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Scott+Scott LLP Announces Class Action Lawsuit Against Motorola, Inc. and Others on Behalf of Investors -- MOT(January 21, 2010)
NEW YORK, Jan. 21, 2010 (GLOBE NEWSWIRE) -- On January 21, 2010, Scott+Scott LLP filed a class action complaint against Motorola, Inc. ("Motorola" or the "Company'') (NYSE:MOT) and certain of the Company's officers in the U.S. District Court for the Northern District of Illinois. The action for violations of the Securities Exchange Act of 1934 is brought on behalf of those purchasing Motorola common stock during the period beginning December 6, 2007 through January 22, 2008, inclusive (the "Class Period'').
If you purchased Motorola common stock during the Class Period and wish to serve as a lead plaintiff in the action, you must move the Court no later than March 22, 2010. Any member of the investor class may move the Court to serve as lead plaintiff through counsel of its choice, or may choose to do nothing and remain an absent class member. If you wish to discuss this action or have questions concerning this notice or your rights, please contact Scott+Scott ([email protected] (800) 404-7770; (860) 537-5537 or visit the Scott+Scott website, http://www.scott-scott.com) for more information. There is no cost or fee to you.
Motorola is the largest U.S. maker of mobile phones. The Company's securities are traded on the New York Stock Exchange, trading tens of millions of shares every day. The complaint against Motorola alleges that, during the Class Period, Motorola and several of its current and former officers and directors intentionally and knowingly misstated the Company's 4Q 07 earnings projections and sales demand for its newly-released RAZR2 mobile handset during the 2007 holiday shopping season.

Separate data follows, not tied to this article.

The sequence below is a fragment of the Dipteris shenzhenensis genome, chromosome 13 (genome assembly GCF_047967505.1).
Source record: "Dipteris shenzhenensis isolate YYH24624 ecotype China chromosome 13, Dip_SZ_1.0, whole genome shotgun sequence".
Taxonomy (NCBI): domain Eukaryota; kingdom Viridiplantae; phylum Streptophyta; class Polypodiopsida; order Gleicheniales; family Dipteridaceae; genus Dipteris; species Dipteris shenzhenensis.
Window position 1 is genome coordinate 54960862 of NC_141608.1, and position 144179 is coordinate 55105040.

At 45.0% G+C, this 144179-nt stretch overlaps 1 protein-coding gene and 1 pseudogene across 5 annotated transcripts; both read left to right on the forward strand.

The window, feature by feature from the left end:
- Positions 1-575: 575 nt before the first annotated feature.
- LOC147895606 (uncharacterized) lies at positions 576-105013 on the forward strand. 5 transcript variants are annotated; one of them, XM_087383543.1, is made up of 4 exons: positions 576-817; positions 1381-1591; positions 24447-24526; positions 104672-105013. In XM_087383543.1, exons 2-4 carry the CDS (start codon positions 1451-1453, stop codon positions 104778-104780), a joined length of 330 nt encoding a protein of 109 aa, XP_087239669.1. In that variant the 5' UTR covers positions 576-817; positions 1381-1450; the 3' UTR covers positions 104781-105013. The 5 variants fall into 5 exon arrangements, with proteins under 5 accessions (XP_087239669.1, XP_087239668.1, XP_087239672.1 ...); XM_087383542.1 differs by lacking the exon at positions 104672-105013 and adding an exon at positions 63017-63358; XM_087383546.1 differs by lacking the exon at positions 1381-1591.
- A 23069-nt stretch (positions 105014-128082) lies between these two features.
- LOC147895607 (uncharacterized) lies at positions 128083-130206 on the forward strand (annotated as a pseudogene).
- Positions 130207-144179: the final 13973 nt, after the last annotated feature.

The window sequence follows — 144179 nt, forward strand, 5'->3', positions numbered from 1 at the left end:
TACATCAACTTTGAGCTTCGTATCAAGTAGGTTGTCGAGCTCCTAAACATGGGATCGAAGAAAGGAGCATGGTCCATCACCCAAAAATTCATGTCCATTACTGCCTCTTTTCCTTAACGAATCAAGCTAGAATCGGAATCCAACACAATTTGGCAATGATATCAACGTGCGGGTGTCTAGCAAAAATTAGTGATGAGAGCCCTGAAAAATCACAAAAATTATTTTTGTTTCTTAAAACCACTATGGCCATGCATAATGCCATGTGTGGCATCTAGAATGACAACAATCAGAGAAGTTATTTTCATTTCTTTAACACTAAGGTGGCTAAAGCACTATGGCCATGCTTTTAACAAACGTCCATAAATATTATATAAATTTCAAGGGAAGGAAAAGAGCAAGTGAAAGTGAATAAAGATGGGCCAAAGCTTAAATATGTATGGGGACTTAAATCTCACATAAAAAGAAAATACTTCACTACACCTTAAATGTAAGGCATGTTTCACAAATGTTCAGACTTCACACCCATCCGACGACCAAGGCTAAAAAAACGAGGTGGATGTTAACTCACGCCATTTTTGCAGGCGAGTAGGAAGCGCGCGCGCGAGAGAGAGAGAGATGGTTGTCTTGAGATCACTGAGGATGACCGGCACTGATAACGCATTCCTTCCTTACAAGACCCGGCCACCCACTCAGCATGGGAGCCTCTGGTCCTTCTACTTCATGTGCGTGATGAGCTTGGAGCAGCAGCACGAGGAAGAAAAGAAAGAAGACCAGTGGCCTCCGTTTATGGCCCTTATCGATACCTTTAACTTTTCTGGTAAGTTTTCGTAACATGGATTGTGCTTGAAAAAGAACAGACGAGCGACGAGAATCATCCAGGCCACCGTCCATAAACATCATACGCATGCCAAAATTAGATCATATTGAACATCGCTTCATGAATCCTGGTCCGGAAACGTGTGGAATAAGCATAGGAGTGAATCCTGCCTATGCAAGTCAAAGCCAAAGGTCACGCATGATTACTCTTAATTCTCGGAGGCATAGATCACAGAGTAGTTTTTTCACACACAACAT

During the Class Period, Motorola spokespersons made numerous positive statements about the Company's latest product offering, the RAZR2 handset, to analysts and investors. As it turns out, these statements were materially false and misleading because they failed to disclose the following adverse facts, among others: (i) RAZR2, which went on sale in the U.S. in August 2006, failed to attract buyers in the 2007 holiday season because it was not different enough from the original RAZR to warrant the $299 price tag; (ii) as a result, Motorola was losing significant market share to Apple, Inc.'s iPhone, Samsung Electronics. Co.'s Sync camera handset and Nokia Oyj's devices, among others; (iii) though the Company reported having "sold" 900,000 of the new RAZR2s between August 2007 and September 31, 2007, the Company was only on track to sell a total of 1.5 million RAZR2s between October 1, 2007 and December 31, 2007; and (iv) Motorola's senior executives knew the Company was not on track to achieve anywhere near the $0.12-$0.14 per share in profits Motorola's executives promised on December 6, 2007.
On January 22, 2008, Motorola issued a release reporting Motorola's 4Q 07 financial results, followed by an earnings conference held with the investment community later that day, during which this information was finally disclosed to investors. Significantly, Motorola's senior executives expressly conceded that they knew demand for the RAZR2 was lackluster dating back as early as Thanksgiving 2007 - two weeks before the start of the Class Period. Defendants also downgraded their 1Q 08 earnings guidance. As the market reacted to these disclosures, Motorola shares plummeted 18.8%, or $2.31 per share, to close at $10.01 per share, its lowest level in five years, on unusually high volume.
Scott+Scott has significant experience in prosecuting major securities, antitrust and employee retirement plan actions throughout the United States. The firm represents pension funds, foundations, individuals and other entities worldwide.
CONTACT: Scott+Scott LLP
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